Mead coach Jason Klatt said Nathan Mackey could make a man miss in a telephone booth.
“He’s probably one of the most elusive, shifty runners that I’ve coached. He’s not a straight-line runner; he’s a shifty, bounce back and forth, jump-cut kind of guy,” Klatt said. “He’s like a poor man’s Danny Woodhead or Barry Sanders where he can really jump side to side and cut and make you miss. He’s really hard to get a good, clean hit on because he’s always moving.”
Here’s the bad news for opposing defenses: Mackey gets to use a whole lot more space than a three-foot-wide rectangular box.
“In my mind, if I’m one on one with someone, I’m not getting tackled,” Mackey said. “That’s my mindset and what I like most about my game — the ability to make people miss.”
Mackey rushed for 1,781 yards last season — the eighth-most overall and first out of athletes who will be back for the 2017 season — along with 13 touchdowns as Mead went 9-4. It makes him the top returning rusher in the state in 2017.
“My main focus is to get three or four yards,” Mackey said. “You have to put it in your head that you’ve got to do anything possible to get three or four yards. As soon as you get that handoff, three or four yards. Pitch, catch, anything, three or four yards. Anything you can do to get that, then our offense will be successful.”
What’s truly going to give defensive coordinators trouble is his multidimensional ability.
Mackey’s 432 yards and five touchdowns receiving brought his total yards to 2,213. That’s higher than any returning running back in the state.
“He’s very versatile. He can catch the ball out of the backfield, he can block and he’s willing to do those things,” Klatt said. “He’s turned himself into an all-around back. He’s not just a get the ball and go type of guy; he’s also a blocker, a pass catcher and he’s really turned himself into a multi-tool player for our offense.”
Add the 15 pounds that Mackey has put on this summer and he’s going to give would-be tacklers nightmares, too.
“It makes it nice when you can play action fake and you can get him out in the backfield and can get him in space more by catching the ball,” Klatt said. “That’s definitely added a new dimension to our offense, so we’re excited. There are times when people gang up to stop him. He’s put on about 15 pounds of muscle this offseason, so he’s developed into a tool to where I think he’s a real weapon.
“His ability to move and make people miss makes him an asset. The 185 helps him because he can take a hit.”
That added muscle plays even further into Mackey’s game.
“It’s a really run-specific offense, so running back is an important role. But the biggest role that you have to take into account in your mindset when you’re going in is that it’s not a big yards game,” Mackey said. “It’s a four- or five-yard play. You have to get it in your head that you’re not going to make those huge highlight plays.
“You’re going to get four, five, or six and maybe once in awhile you break out for a longer run, but you have to have it in your head that you’re going to chip away at that defense.”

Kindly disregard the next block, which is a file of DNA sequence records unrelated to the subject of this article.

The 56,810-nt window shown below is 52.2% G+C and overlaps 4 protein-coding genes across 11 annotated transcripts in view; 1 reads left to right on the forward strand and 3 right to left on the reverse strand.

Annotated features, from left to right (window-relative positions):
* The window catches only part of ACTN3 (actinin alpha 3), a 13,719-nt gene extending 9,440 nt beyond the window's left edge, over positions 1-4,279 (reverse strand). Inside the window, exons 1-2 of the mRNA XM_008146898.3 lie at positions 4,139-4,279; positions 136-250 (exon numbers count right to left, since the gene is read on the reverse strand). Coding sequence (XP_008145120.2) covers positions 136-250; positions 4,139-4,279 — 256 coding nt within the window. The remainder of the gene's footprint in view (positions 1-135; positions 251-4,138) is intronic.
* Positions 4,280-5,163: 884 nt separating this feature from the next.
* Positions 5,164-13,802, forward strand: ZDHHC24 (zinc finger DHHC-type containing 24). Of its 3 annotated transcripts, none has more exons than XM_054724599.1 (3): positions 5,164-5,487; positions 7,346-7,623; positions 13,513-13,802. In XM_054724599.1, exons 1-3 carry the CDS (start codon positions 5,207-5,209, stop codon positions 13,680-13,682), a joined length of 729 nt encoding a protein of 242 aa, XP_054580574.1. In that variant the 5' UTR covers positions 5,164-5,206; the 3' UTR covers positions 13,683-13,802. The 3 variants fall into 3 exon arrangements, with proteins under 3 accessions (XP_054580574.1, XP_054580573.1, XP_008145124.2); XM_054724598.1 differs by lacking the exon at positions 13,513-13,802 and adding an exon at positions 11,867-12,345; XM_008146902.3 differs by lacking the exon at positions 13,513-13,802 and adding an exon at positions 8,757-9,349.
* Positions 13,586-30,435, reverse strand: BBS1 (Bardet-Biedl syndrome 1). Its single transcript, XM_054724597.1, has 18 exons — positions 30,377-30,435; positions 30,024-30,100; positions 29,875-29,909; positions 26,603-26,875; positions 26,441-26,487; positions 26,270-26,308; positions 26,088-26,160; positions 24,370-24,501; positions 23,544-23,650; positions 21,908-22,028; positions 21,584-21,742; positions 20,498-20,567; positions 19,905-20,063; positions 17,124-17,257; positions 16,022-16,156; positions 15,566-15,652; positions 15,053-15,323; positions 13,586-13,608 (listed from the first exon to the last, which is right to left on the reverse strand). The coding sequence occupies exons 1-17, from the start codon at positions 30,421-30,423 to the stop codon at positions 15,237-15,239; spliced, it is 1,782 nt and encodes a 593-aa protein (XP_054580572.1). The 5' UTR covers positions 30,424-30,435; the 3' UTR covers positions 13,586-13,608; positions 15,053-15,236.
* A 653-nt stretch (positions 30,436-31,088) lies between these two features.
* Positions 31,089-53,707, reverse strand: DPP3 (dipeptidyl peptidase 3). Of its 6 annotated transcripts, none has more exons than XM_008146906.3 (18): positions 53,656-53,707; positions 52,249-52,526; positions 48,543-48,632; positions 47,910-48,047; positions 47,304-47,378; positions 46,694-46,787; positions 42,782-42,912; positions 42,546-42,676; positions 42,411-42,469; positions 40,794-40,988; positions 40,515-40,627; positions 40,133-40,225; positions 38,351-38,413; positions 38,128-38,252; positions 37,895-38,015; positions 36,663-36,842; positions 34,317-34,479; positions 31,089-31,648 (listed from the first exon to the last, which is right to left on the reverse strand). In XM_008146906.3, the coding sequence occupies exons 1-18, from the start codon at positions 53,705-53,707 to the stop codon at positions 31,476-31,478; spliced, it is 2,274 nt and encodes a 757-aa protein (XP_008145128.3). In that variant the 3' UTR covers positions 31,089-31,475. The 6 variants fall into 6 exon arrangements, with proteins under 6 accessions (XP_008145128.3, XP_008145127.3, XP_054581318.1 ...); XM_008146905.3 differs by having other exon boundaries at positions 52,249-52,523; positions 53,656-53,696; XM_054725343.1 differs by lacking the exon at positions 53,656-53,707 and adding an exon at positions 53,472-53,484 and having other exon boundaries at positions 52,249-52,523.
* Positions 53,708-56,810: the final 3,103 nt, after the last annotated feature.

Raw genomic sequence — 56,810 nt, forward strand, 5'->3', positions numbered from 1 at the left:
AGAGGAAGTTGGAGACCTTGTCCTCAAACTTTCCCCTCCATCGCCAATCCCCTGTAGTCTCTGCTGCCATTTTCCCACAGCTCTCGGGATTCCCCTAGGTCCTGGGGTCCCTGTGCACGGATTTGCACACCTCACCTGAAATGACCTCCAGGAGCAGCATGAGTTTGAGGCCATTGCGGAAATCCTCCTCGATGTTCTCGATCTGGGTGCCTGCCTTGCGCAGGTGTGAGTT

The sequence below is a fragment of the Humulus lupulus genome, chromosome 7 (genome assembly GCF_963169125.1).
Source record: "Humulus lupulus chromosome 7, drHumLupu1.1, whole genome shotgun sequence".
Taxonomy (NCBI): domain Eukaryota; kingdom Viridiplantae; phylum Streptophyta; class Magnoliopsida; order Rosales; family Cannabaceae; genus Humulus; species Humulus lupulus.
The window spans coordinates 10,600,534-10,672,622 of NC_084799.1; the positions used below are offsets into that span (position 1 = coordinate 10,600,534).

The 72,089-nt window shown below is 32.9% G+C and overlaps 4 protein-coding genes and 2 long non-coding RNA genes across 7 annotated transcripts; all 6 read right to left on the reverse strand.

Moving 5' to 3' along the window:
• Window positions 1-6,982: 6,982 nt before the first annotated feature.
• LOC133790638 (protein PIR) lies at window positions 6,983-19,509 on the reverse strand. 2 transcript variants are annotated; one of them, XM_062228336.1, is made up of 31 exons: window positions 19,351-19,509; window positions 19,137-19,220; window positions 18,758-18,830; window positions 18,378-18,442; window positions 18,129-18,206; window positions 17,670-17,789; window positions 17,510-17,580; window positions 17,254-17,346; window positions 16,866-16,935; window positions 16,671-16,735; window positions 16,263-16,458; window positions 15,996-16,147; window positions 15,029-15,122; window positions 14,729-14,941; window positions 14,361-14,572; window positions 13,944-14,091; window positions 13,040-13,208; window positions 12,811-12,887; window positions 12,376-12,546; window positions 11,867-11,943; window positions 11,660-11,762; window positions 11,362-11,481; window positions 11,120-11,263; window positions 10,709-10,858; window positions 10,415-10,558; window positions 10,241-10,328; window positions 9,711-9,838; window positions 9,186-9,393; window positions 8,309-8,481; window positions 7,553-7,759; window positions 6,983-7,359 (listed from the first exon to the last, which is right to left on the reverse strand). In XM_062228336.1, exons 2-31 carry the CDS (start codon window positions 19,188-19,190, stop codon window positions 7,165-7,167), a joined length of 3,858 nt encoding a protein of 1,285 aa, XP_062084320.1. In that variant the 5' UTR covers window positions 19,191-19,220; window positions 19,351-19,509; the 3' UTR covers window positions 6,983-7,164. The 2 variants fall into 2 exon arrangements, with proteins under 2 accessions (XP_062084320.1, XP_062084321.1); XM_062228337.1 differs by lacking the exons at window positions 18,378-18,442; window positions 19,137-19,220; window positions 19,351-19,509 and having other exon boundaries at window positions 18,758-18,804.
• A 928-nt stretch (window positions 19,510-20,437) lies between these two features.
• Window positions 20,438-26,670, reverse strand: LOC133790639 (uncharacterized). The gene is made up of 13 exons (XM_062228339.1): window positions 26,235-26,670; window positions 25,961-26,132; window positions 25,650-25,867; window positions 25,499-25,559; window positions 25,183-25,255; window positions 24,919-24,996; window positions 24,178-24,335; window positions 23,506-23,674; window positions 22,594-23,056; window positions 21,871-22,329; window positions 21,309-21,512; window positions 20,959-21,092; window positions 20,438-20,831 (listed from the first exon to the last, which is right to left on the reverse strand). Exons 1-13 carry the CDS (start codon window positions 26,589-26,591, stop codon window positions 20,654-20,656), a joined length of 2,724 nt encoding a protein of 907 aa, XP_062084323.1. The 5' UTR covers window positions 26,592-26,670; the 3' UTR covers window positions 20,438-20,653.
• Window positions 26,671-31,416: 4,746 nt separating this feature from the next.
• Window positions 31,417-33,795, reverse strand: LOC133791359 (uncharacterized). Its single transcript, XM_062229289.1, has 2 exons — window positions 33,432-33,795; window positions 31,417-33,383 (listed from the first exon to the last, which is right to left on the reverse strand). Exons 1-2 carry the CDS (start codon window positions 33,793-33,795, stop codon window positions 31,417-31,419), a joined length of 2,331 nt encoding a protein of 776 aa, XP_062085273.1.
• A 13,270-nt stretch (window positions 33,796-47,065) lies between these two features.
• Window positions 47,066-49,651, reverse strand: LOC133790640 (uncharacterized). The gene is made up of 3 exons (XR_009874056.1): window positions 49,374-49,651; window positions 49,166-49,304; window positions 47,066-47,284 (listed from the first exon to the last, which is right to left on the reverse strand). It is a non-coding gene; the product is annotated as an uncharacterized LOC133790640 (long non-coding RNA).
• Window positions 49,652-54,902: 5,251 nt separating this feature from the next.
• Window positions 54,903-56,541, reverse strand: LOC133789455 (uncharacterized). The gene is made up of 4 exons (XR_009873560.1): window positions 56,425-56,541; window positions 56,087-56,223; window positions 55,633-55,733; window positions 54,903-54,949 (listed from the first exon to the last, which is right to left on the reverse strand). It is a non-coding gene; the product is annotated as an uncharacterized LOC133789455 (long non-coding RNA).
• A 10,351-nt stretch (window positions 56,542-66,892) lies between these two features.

And that’s exactly what Mackey does over and over again.
Mackey averaged just over 100 yards rushing in the playoffs as Mead charged into the semifinals after upsetting Palmer Ridge and Palisade.
“I saw that ability when he was a freshman,” Klatt said. “What he’s done since then, he’s turned himself into more of a slot receiver where he can catch the ball in the backfield and he’s turned himself into a blocker where he can step in there and block for another kid. He’s really worked hard in the weight room and with his skills to get that part of it. He’s always been an elusive runner.”
Mead and Mackey ran into Pueblo East’s burly linebackers that held him to just 61 yards as the Mavericks fell one game short of a shot at the Class 3A championship.
Mackey was held under 100 yards by two defenses last year: Pueblo East and Roosevelt.
“Those bigger linebackers at Roosevelt or Pueblo East when we play them, they were big and it’s harder to get those three or four yards,” Mackey said. “It was more of a struggle, but those 15 pounds will help with getting just one or two more yards after contact.
“I worked really hard on gaining that muscle and getting that muscle mass to help with getting those extra yards after contact, but I also worked hard with keeping my speed up and getting faster and keeping my agility.”
Mackey is determined to build off of the deep playoff run last year.
“We don’t have a banner hanging up in the gym at all for winning our conference,” Mackey said. “I think that’s our biggest and our first goal — even though we take it game by game — is to win conference. I think that would be our biggest step up, then as soon as we hit playoffs, we have to hit the ground running and get as far as we can.”
And he’s taking his team under his wing to make yet another run.
“Last year, I could take a silent leadership role and make people follow my actions, but this year it’s going to be different,” Mackey said. “A lot of those senior leaders last year that are gone were very vocal leaders. This year instead of just being a starter and a captain and doing what I had to do, now I have to be a starter and a captain and bring everyone else around me up to that level with my voice, not just my actions.”
Klatt vouched for Mackey’s actions as he reflected on the development that Mackey has made as a leader for his team.
“He’s never really missed a practice. He’s that type of reliable kid where he’s really good in the classroom, he’s a leader, he can be a vocal leader,” Klatt said. “He’ll tell guys what they need to do and he’s very positive about it. He’s just an all-around good kid. He’s a hard worker, he’s respectful, he’s a leader to our younger guys, kids look up to him.
“I’m really proud of him. More than his running ability, but the type of kid he is and how hard he’s worked.”